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View Diary: Joementum in Iraq (144 comments)

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  •  I don't see (none)
    a poorly trained, ridden with ethnic strife and compromised Iraqi military force to ever militarily replace 150,000 well-trained US/Allied troops and state of the art military equipment.
    •  you're absolutely right (none)
      How is the Iraqi army supposed to level a city the size of Fallujah on their own?

      "we have to work... the dark side, if you will"
      -Vice President Cheney, as quoted in Newsweek

      by Leggy Starlitz on Tue Nov 29, 2005 at 08:46:59 AM PST

      [ Parent ]

    •   a little story... (none)

      There was a fox chasing a rabbit, and the rabbit got away. When the fox was asked why he couldn't catch his quarry, he replied "I was only running for my supper, he was running for his life."

      The same thing applies here. The iraqi military will be fighting for their country, for the chance to actually have a decent place to live. They will fight very hard, when it comes down to it, or they won't, and they will reap the rewards either way.

      It is unlikely the insurgents will be as gung-ho about killing Iraqis as they are about killing US troops. In addition, the modern weaponry isn't very useful in urban combat. The result of all these thigns is that the Iraqi forces can probably do fairly well on their own, though it will surely be a bumpy ride.

      In either case, they were given a chance, now they need to seize it, or they will return from whence they came. That, is the end result of this little exercise.

      •  However, we are not training (none)
        Iraqi armies, we are training Iraqi militias. Shiites are not going to fight for Kurds and vice-versa. They'll fight for their regions in a divided Iraq. Problem with your analysis is that you are dividing parties into 3 groups-

        1. US/International troops.
        2. Iraqi Army.

           with 1 and 2 aligned against the 3.

           The actual alignment is-

        1. US/International troops.
        2. Kurdish/Peshmerga.
        3. Shiite forces-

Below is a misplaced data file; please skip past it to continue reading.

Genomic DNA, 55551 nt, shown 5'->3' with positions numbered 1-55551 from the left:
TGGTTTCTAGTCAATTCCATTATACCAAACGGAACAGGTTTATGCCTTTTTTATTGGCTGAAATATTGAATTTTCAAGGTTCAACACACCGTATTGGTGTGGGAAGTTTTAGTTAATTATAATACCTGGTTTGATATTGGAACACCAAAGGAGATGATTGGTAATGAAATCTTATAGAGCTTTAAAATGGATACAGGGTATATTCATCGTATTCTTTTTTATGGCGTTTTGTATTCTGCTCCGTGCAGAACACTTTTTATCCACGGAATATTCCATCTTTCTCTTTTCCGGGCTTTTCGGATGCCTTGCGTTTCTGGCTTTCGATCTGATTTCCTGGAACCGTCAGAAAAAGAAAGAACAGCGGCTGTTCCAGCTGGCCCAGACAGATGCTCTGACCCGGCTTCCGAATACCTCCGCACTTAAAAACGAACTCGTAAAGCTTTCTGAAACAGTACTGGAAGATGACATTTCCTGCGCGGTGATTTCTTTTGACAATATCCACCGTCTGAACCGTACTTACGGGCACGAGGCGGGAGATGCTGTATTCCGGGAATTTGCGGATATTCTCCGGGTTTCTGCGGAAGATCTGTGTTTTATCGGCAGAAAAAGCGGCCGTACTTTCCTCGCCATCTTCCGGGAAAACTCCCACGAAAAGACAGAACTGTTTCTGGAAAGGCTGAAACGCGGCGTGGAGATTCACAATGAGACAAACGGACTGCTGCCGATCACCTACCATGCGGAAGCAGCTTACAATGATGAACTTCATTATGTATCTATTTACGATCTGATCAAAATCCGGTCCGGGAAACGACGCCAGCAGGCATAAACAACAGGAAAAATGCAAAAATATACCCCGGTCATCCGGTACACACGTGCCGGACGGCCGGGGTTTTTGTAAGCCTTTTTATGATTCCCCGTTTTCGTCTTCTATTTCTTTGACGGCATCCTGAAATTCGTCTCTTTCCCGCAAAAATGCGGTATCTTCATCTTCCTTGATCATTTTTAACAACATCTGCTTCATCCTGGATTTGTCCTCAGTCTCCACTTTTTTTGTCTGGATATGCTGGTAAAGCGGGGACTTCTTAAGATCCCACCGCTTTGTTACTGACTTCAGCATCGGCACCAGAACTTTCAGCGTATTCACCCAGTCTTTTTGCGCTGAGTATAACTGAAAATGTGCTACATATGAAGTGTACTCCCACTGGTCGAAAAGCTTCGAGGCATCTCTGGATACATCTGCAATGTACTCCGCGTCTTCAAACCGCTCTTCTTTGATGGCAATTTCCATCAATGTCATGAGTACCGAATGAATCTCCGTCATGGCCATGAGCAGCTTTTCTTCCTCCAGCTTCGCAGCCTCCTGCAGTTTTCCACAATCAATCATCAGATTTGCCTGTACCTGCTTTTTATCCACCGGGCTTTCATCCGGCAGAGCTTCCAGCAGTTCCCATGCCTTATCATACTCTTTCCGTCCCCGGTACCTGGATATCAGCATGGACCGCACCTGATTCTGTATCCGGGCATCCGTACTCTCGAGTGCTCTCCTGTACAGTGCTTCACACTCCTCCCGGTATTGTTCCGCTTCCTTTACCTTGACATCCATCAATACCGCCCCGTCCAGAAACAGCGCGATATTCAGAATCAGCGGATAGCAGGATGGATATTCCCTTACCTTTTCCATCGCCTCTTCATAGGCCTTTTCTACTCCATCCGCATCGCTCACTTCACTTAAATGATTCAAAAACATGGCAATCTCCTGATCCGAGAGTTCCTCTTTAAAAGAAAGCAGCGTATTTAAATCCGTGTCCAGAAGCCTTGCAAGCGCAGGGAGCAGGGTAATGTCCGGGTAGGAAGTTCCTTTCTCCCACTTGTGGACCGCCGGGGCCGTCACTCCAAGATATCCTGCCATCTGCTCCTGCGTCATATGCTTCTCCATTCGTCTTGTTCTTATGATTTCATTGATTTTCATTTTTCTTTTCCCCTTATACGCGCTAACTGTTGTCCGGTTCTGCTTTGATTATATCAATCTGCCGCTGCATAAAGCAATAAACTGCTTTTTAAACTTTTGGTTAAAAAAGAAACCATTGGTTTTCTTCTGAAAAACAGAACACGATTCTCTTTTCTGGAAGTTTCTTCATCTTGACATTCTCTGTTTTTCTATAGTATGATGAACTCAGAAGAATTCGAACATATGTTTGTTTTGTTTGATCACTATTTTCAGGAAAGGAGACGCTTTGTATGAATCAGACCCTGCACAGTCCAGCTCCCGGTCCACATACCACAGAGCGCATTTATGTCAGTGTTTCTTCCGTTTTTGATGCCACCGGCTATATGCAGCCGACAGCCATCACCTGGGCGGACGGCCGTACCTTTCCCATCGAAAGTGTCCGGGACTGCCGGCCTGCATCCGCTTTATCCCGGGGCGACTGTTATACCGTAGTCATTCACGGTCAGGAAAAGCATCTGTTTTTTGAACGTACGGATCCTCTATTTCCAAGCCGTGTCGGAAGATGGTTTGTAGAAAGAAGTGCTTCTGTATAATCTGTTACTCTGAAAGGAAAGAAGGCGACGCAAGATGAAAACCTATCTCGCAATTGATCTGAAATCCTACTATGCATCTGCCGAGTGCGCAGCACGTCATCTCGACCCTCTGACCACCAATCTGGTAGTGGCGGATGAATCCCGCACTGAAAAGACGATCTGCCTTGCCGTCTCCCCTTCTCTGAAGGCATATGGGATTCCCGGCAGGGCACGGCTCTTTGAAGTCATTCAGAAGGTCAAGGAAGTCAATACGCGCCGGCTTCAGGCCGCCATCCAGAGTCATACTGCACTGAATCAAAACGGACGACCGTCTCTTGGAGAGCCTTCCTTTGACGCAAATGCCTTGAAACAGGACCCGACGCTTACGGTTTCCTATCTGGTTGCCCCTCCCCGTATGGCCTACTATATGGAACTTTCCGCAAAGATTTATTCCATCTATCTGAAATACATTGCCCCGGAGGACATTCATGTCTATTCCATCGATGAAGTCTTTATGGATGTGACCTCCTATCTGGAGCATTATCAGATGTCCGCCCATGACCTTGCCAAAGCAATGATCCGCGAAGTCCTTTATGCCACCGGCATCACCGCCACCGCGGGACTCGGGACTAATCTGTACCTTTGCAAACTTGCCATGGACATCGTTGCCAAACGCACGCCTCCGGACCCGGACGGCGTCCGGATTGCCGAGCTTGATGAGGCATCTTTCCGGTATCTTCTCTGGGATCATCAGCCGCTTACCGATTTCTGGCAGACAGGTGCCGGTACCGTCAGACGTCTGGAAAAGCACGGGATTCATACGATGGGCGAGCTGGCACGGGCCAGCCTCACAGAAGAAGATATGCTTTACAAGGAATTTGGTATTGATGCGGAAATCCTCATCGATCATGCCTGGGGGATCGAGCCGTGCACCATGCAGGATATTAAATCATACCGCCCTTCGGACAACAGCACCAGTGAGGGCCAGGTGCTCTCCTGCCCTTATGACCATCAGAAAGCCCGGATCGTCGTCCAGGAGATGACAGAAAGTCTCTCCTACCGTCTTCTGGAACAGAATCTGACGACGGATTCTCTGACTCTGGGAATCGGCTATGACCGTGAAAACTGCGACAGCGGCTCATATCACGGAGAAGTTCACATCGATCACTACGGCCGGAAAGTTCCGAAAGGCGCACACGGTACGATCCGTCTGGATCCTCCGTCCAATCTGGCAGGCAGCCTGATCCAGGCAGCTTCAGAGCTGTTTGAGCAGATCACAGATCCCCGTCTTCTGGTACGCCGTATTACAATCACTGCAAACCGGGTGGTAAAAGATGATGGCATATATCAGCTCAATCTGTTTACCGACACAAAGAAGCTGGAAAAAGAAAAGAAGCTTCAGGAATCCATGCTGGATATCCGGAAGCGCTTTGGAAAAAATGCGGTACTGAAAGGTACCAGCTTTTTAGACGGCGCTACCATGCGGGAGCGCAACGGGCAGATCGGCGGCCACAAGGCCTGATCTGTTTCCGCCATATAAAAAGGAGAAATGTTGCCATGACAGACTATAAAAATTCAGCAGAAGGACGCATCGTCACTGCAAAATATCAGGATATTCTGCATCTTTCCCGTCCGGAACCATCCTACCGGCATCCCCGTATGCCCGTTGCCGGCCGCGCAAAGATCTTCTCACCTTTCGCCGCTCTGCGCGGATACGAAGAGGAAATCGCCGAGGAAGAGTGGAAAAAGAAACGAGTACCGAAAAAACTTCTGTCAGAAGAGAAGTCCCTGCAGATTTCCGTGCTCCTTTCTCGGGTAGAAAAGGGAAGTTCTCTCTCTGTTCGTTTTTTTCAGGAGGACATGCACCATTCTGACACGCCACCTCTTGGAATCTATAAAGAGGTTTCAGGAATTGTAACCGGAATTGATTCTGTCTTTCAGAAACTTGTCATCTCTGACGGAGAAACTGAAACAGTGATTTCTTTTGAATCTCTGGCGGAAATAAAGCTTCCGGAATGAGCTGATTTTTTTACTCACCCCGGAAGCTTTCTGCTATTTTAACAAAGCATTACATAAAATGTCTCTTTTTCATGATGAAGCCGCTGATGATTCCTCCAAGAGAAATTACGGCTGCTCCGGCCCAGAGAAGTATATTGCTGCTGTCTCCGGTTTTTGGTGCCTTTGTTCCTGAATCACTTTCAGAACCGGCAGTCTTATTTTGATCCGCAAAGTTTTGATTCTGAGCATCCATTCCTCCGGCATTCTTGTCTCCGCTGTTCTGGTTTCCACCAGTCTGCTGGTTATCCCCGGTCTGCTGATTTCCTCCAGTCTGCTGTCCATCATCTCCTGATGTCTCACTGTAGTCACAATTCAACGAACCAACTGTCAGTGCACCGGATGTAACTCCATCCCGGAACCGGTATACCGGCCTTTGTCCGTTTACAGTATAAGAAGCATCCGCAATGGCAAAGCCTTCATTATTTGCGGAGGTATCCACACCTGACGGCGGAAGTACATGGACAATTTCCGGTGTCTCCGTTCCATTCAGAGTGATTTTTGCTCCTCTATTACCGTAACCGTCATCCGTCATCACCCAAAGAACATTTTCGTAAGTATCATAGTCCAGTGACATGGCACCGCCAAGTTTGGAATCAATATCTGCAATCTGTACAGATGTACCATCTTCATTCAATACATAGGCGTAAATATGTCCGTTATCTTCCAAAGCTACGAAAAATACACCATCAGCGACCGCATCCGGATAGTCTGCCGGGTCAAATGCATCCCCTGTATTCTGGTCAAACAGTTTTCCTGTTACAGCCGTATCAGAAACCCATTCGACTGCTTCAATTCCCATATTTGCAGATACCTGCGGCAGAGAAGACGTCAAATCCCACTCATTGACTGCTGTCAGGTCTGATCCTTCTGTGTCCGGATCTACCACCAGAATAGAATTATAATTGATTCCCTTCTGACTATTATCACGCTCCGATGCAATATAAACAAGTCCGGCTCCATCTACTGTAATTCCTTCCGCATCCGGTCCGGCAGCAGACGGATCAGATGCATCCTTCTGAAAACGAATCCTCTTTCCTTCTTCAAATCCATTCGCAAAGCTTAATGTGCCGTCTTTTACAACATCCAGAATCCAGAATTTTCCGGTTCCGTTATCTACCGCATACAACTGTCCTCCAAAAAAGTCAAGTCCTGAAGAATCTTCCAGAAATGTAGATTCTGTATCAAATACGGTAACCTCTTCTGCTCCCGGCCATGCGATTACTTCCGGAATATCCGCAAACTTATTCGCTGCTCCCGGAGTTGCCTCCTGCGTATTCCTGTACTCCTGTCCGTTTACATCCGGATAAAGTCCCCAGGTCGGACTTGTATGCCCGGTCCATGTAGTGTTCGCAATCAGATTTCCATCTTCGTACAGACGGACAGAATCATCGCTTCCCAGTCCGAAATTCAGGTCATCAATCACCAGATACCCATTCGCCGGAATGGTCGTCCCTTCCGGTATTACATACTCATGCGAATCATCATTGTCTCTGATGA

a) sadr's militias
           b) AlBadr and allied militias.

        1. Ba'athists.
        2. Al-Qaeda elements.

             1) is allied with 2) and 3). The alliance between 2) and 3) is very shaky. Sadr has absolutely no love for Kurds. None. 4) and 5) are allied together. The dynamics are wholly different than what you implied. Shiites and Kurd forces won't get ANY support in Sunni areas and likewise for Ba'athists in Northern and Southern Iraq. If it was simply Iraqi forces and people versus insurgents dream scenario, I might agree with you but ground reality is very different.


        •  I like your analysis... (none)
          here is the abbreviated plan and analysis I put forward last week. What do you think?

          Daily Kos

          the problem is that the Shiia are basically in control and the Sunni's don't feel like they have a stake in the government.

          Furthermore, you have the Syrians training and funding the insurgency, because they fear that a Shiia dominated Iraq aligned with Iran will overrun them in the future.

          In my view, the only way to create a half-way stable Iraq is to talk the Shiia into letting some Bathists into the government and to find a way to get the Sunni's greater representation in the government.

          Furthermore, it would be helpful if other countries like Saudi Arabia would participate in brokering a deal.

          Finally, the reason why there are so many people willing to support the insurgency or join the opposition is because they have been tortured or a family member tortured by US troops or a family member killed at a checkpoint or suffered some other form of indignity. Raw story ran a great story on this last week.

          If we are to encourage lawful behaviour and promote justice and the rule of law we ourselves must lead by example and adhere to the rule of law and act in a proper way and that means strictly adhering to the Geneva Conventions.
          Long-standing army regulations required adherence to the third convention for enemy soldiers and we should honor the protections found in the conventions.

          Furthermore, we need to try to turn checkpoints over to Iraq's and reduce our presence as much as possible and we need to bring in other middle eastern countries to try to help stablize the country as well.

          The problem I see is that we have lost the moral high ground as militias are doing their own thing and no one is really adhering to the rule of law and we have lost some credibility with the new government.

          We might be able to turn the situation around but "staying the course" is not going to get it done. It seems to me that Bush is so stubborn that he would rather go down in flames than make proper changes that would increase the probability of success. Sending out talking points to the right wing disinformation machine to scream about Dems wanting to "cut and run" does not do anything to move the debate forward.

          One other thing; I would like to see the administration support Abdul Mahdi for Prime Minister instead of that rat Chalabi. From what I have read I think Mahdi is best suited to bring everyone together. Just my observation from a distance.

          "When the government fears the people, that is Liberty. When the people fear the government, that is tyranny." Thomas Jefferson

          by RichardG on Tue Nov 29, 2005 at 06:40:29 PM PST

          [ Parent ]

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